[Conte et al.2018] Alessio Conte, Tiziano De Matteis, Daniele De Sensi, Roberto Grossi, Andrea Marino, and Luca Versari. D2k: Scalable community detection in massive networks via smalldiameter kplexes. In Proceedings of the 24th ACM SIGKDD International Conference on Knowledge Discovery & Data Mining, pages 1272–1281. ACM, 2018.
 [Gao et al.2018] Jian Gao, Jiejiang Chen, Minghao Yin, Rong Chen, and Yiyuan Wang. An exact algorithm for maximum kplexes in massive graphs. In IJCAI, pages 1449–1455, 2018.
 [Glover and Laguna1998] Fred Glover and Manuel Laguna. Tabu search. In Handbook of combinatorial optimization, pages 2093–2229. Springer, 1998.
 [Gujjula et al.2014] Krishna Reddy Gujjula, Krishnan Ayalur Seshadrinathan, and Amirhossein Meisami. A hybrid metaheuristic for the maximum kplex problem. In Examining Robustness and Vulnerability of Networked Systems, pages 83–92. 2014.
 [Johnson and Trick1996] David S Johnson and Michael A Trick. Cliques, coloring, and satisfiability: second DIMACS implementation challenge, October 1113, 1993, volume 26. American Mathematical Soc., 1996.
 [Lakhlef2015] Hicham Lakhlef. A multilevel clustering scheme based on cliques and clusters for wireless sensor networks. Computers & Electrical Engineering, 48:436–450, 2015.
 [McClosky and Hicks2012] Benjamin McClosky and Illya V Hicks. Combinatorial algorithms for the maximum kplex problem. Journal of combinatorial optimization, 23(1):29–49, 2012.
 [Miao and Balasundaram2017] Zhuqi Miao and Balabhaskar Balasundaram. Approaches for finding cohesive subgroups in largescale social networks via maximum kplex detection. Networks, 69(4):388–407, 2017.
 [Rossi and Ahmed2015] Ryan A. Rossi and Nesreen K. Ahmed. The network data repository with interactive graph analytics and visualization. In Proceedings of the TwentyNinth AAAI Conference on Artificial Intelligence, January 2530, 2015, Austin, Texas, USA., pages 4292–4293, 2015.
 [Russell and Norvig2016] Stuart J Russell and Peter Norvig. Artificial intelligence: a modern approach. Malaysia; Pearson Education Limited,, 2016.
 [Sutton and Barto1998] Richard S Sutton and Andrew G Barto. Introduction to reinforcement learning, volume 135. MIT press Cambridge, 1998.
 [Wang et al.2016] Yiyuan Wang, Shaowei Cai, and Minghao Yin. Two efficient local search algorithms for maximum weight clique problem. In AAAI, pages 805–811, 2016.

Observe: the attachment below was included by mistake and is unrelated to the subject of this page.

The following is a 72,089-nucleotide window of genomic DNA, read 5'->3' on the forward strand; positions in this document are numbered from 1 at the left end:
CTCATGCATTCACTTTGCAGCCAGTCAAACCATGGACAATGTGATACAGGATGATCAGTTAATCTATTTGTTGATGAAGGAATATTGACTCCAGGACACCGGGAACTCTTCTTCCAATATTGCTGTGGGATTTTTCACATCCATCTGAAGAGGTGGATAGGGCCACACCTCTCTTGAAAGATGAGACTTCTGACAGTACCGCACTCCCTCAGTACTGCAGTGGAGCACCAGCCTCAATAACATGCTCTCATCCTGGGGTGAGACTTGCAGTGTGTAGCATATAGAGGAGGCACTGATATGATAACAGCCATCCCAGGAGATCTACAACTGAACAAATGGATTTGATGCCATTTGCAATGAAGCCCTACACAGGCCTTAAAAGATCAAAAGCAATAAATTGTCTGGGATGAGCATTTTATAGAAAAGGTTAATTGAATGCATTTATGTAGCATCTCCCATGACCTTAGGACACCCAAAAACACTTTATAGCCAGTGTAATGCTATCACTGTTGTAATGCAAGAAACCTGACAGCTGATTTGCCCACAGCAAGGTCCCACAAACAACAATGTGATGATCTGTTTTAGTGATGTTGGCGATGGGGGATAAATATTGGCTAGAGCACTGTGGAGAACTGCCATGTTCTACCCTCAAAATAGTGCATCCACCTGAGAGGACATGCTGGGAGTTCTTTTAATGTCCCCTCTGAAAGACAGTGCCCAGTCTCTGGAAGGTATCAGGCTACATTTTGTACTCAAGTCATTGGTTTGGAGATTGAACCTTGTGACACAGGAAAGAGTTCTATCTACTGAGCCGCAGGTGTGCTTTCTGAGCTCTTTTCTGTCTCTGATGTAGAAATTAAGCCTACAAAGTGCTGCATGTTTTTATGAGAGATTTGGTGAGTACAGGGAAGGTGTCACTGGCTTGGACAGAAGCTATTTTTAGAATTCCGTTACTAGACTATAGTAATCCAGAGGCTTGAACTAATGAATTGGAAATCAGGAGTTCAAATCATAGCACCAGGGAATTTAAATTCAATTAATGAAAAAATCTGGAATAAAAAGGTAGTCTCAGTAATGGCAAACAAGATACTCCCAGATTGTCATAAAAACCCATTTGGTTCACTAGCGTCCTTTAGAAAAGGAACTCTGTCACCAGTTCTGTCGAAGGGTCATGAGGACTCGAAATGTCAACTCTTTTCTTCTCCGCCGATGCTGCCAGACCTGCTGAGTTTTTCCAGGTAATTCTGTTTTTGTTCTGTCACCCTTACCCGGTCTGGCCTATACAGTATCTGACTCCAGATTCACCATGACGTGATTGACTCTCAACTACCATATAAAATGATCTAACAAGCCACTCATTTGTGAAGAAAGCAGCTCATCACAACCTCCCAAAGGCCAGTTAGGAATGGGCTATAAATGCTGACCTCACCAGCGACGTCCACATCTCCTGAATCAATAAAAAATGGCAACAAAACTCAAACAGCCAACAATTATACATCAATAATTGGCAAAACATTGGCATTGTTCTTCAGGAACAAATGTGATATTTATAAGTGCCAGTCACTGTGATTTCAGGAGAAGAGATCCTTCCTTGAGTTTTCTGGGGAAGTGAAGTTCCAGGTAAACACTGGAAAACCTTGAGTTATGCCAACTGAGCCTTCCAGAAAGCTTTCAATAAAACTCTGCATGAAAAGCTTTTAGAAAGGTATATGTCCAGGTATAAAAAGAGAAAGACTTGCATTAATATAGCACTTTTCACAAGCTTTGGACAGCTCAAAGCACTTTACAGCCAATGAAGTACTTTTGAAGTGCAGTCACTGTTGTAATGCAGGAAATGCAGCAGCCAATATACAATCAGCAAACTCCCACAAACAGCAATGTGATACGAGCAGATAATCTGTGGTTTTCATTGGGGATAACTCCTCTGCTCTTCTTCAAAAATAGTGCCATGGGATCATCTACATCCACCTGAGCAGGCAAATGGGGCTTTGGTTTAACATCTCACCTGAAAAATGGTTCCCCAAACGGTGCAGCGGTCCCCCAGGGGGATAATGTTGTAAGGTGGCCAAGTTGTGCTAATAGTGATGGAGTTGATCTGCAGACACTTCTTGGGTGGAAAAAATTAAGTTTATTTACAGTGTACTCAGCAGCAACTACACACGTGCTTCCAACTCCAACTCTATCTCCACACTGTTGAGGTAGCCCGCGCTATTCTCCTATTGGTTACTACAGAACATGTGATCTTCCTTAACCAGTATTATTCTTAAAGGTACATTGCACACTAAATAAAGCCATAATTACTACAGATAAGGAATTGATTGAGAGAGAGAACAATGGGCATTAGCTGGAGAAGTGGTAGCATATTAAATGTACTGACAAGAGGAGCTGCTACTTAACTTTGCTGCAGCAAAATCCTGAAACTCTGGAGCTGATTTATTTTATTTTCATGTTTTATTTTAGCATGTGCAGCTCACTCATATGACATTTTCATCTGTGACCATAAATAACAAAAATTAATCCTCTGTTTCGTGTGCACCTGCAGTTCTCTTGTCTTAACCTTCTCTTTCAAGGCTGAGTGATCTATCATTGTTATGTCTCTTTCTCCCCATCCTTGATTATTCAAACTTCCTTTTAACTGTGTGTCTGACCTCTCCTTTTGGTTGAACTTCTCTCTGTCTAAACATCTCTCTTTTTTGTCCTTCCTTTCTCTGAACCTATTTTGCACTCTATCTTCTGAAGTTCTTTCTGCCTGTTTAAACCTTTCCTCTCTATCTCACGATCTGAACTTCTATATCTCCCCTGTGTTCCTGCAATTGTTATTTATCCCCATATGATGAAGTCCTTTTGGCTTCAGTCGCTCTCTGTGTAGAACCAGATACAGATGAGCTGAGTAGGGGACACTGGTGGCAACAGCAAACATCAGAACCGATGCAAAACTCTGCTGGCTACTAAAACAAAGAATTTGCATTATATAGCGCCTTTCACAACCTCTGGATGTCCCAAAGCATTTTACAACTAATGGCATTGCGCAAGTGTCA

[Wang et al.2017a] Yiyuan Wang, Shaowei Cai, and Minghao Yin. Local search for minimum weight dominating set with twolevel configuration checking and frequency based scoring function. J. Artif. Intell. Res., 58:267–295, 2017.
 [Wang et al.2017b] Yiyuan Wang, Dantong Ouyang, Liming Zhang, and Minghao Yin. A novel local search for unicost set covering problem using hyperedge configuration checking and weight diversity. Science China Information Sciences, 60(6):062103, 2017.
 [Wang et al.2018] Yiyuan Wang, Shaowei Cai, Jiejiang Chen, and Minghao Yin. A fast local search algorithm for minimum weight dominating set problem on massive graphs. In Proceedings of the TwentySeventh International Joint Conference on Artificial Intelligence, IJCAI 2018, July 1319, 2018, Stockholm, Sweden., pages 1514–1522, 2018.
 [Xiao et al.2017] Mingyu Xiao, Weibo Lin, Yuanshun Dai, and Yifeng Zeng. A fast algorithm to compute maximum kplexes in social network analysis. In AAAI, pages 919–925, 2017.
 [Xu et al.2005] Ke Xu, Frederic Boussemart, Fred Hemery, and Christophe Lecoutre. A simple model to generate hard satisfiable instances. arXiv preprint cs/0509032, 2005.
 [Zhou and Hao2017] Yi Zhou and JinKao Hao. Frequencydriven tabu search for the maximum splex problem. Computers & Operations Research, 86:65–78, 2017.
 [Zhou et al.2018] Yangming Zhou, Béatrice Duval, and JinKao Hao. Improving probability learning based local search for graph coloring. Applied Soft Computing, 65:542–553, 2018.
Comments
There are no comments yet.